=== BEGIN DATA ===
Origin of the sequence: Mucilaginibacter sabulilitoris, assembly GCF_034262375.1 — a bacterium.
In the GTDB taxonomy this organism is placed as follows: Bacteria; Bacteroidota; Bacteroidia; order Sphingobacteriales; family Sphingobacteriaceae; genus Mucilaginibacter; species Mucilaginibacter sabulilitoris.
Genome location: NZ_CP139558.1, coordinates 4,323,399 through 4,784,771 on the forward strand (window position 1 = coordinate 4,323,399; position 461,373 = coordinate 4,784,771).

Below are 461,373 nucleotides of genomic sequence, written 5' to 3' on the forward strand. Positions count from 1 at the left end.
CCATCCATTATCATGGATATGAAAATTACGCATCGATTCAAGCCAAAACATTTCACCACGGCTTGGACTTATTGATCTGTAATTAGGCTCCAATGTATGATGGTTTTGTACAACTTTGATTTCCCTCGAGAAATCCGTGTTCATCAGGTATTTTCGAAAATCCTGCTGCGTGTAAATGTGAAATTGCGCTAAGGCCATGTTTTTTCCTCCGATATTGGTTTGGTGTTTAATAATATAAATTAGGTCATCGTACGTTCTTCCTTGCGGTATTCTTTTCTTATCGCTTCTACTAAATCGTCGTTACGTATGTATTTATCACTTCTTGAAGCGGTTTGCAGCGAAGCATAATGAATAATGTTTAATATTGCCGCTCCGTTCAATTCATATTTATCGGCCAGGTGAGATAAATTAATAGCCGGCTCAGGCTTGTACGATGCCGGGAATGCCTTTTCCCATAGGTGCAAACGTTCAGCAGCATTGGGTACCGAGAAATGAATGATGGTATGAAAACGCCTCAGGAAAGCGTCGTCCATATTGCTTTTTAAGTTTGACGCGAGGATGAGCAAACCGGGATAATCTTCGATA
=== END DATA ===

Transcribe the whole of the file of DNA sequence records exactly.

Origin of the sequence: Mucilaginibacter sabulilitoris, assembly GCF_034262375.1 — a bacterium.
In the GTDB taxonomy this organism is placed as follows: Bacteria; Bacteroidota; Bacteroidia; order Sphingobacteriales; family Sphingobacteriaceae; genus Mucilaginibacter; species Mucilaginibacter sabulilitoris.
Genome location: NZ_CP139558.1, coordinates 4,323,399 through 4,784,771 on the forward strand (window position 1 = coordinate 4,323,399; position 461,373 = coordinate 4,784,771).

Below are 461,373 nucleotides of genomic sequence, written 5' to 3' on the forward strand. Positions count from 1 at the left end.
CCATCCATTATCATGGATATGAAAATTACGCATCGATTCAAGCCAAAACATTTCACCACGGCTTGGACTTATTGATCTGTAATTAGGCTCCAATGTATGATGGTTTTGTACAACTTTGATTTCCCTCGAGAAATCCGTGTTCATCAGGTATTTTCGAAAATCCTGCTGCGTGTAAATGTGAAATTGCGCTAAGGCCATGTTTTTTCCTCCGATATTGGTTTGGTGTTTAATAATATAAATTAGGTCATCGTACGTTCTTCCTTGCGGTATTCTTTTCTTATCGCTTCTACTAAATCGTCGTTACGTATGTATTTATCACTTCTTGAAGCGGTTTGCAGCGAAGCATAATGAATAATGTTTAATATTGCCGCTCCGTTCAATTCATATTTATCGGCCAGGTGAGATAAATTAATAGCCGGCTCAGGCTTGTACGATGCCGGGAATGCCTTTTCCCATAGGTGCAAACGTTCAGCAGCATTGGGTACCGAGAAATGAATGATGGTATGAAAACGCCTCAGGAAAGCGTCGTCCATATTGCTTTTTAAGTTTGACGCGAGGATGAGCAAACCGGGATAATCTTCGATA